Funding from Crane helped build community center
Berkshire Eagle 11/11/2013, Page B01
By Phil Demers
Berkshire Eagle Staff
DALTON — Douglas Crane — great great- great-great grandson of the man who willed the money which built the Dalton Community Recreation Association — joined a crowd in ringing in the town institution’s 90th anniversary Saturday.
“Tonight we’re thinking back on someone that had the foresight to provide a gift to the town, the community,” Crane said.
“Obviously, this institution is a really important one for Dalton.”
That man was Winthrop Murray Crane, a Dalton native.
A businessman and politician, Crane greatly expanded the papermaking Crane & Co. and served as governor of Massachusetts and as a United States Senator in his lifetime.
Crane willed to the town $ 100,000 to build an educational, recreational, social and cultural center. He died in 1920, and the building opened in 1923.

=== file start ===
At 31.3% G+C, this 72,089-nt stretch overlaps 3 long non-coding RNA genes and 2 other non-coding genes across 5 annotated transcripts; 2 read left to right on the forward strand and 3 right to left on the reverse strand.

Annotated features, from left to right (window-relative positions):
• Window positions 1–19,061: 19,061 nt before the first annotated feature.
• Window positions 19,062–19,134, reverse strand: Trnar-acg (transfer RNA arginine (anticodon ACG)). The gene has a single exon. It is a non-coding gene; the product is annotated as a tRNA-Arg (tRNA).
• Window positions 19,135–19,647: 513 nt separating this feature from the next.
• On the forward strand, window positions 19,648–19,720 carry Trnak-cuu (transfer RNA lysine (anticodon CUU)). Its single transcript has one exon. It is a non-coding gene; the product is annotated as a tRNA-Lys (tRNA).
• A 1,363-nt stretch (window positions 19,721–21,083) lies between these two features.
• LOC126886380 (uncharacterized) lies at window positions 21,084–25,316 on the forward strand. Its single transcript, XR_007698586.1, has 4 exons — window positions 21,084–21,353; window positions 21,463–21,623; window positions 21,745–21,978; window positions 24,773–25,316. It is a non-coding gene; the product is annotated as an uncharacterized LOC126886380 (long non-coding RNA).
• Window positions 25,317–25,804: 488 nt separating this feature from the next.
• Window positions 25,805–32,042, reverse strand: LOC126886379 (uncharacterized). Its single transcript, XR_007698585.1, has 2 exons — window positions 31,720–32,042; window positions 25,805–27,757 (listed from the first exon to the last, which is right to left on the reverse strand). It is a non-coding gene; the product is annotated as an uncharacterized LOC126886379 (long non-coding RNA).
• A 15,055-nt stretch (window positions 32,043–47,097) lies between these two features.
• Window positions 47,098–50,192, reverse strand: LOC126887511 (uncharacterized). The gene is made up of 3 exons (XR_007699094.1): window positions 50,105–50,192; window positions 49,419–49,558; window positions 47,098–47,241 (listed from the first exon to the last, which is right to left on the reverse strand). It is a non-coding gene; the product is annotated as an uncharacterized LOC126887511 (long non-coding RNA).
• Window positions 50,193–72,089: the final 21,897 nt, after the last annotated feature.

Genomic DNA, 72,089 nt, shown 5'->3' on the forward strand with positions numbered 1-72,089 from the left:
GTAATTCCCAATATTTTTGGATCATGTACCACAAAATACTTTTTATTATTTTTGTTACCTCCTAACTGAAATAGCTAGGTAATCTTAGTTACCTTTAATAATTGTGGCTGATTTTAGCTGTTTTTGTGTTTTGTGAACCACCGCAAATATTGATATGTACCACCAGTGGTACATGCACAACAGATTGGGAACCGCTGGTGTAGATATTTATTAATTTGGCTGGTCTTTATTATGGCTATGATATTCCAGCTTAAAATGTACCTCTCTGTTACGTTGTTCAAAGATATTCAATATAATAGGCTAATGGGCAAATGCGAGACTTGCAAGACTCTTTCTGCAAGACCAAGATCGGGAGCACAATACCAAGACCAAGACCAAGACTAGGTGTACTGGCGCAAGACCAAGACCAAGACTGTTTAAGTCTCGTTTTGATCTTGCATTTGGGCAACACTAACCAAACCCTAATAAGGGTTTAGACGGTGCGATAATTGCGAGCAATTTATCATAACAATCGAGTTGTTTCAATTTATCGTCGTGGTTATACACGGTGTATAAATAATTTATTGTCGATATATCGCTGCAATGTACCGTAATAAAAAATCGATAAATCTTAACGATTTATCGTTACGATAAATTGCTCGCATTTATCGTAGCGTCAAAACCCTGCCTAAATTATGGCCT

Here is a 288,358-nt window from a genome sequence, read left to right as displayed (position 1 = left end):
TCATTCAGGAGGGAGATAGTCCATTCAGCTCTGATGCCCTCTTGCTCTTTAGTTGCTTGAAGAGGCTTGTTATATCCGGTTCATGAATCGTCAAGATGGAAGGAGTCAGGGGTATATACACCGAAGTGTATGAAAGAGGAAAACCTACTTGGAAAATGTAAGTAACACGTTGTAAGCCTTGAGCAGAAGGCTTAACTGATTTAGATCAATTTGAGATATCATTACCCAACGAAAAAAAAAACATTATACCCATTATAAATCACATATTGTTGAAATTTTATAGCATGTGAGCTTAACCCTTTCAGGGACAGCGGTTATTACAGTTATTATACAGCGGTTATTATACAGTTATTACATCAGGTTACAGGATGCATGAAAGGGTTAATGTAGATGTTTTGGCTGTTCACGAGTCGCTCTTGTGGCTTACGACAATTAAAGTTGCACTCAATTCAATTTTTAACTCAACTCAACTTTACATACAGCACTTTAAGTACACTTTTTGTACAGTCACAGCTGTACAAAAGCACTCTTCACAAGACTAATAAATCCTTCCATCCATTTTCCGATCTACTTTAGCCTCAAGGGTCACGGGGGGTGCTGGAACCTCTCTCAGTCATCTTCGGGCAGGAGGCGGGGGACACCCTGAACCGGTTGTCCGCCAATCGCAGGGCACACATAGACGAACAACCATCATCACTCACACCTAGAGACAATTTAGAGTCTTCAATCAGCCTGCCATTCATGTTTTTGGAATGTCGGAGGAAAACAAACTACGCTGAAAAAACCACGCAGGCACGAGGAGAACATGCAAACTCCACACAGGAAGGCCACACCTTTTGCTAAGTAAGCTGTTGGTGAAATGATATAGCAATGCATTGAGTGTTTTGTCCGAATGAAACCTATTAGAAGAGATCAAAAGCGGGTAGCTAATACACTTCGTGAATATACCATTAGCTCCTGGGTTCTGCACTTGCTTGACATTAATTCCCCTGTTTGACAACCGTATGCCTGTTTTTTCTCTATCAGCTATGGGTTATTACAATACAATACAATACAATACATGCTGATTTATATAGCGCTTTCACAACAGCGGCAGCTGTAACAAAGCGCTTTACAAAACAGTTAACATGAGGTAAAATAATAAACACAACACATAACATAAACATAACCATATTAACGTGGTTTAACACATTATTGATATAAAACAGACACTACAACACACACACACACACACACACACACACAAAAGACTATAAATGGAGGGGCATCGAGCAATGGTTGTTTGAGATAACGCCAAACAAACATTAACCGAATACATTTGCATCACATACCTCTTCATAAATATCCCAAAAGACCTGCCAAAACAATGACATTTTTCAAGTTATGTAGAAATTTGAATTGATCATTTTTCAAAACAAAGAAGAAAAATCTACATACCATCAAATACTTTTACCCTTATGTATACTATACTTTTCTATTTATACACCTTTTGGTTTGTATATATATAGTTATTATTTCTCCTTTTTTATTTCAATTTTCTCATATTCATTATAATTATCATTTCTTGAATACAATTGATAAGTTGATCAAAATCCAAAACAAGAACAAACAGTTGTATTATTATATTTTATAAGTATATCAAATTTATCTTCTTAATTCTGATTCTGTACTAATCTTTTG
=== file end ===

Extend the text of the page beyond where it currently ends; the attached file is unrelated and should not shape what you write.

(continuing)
The CRA has been a cornerstone of the town ever since. Swimming, sports, exercise classes, weddings, live music, voting — you name it, it goes on there.
On Saturday, Douglas Crane, now vice president of Crane, found the occasion an appropriate one for a short history lesson on the man, the business and the town.
He recounted how the company mostly profited by selling small paper cartridges for ammunition before the 1870s, when Winthrop Murray Crane headed to Washington, D.C., in search of a lucrative contract from the U.S. government to print money.
Crane underbid the closest competitor by one-tenth of one cent per pound of paper, and the rest is history. More than $ 26 billion in U. S. currency currently is in circulation throughout the world, and “every single one came from Dalton.”
“Without the events of that fateful day (in Washington), I wonder what Dalton would look like today? It’s hard to overestimate the importance,” Crane said.
The event also saw state Rep. Paul Mark, D-Peru, present an award recognizing the CRA’s service to the community to current Executive Director Alison Peters.
John Kittredge, a CRA trustee, said the institution, with more than 100 programs available to people of all ages, is healthy as ever.
“ We’re doing very, very well,” he said.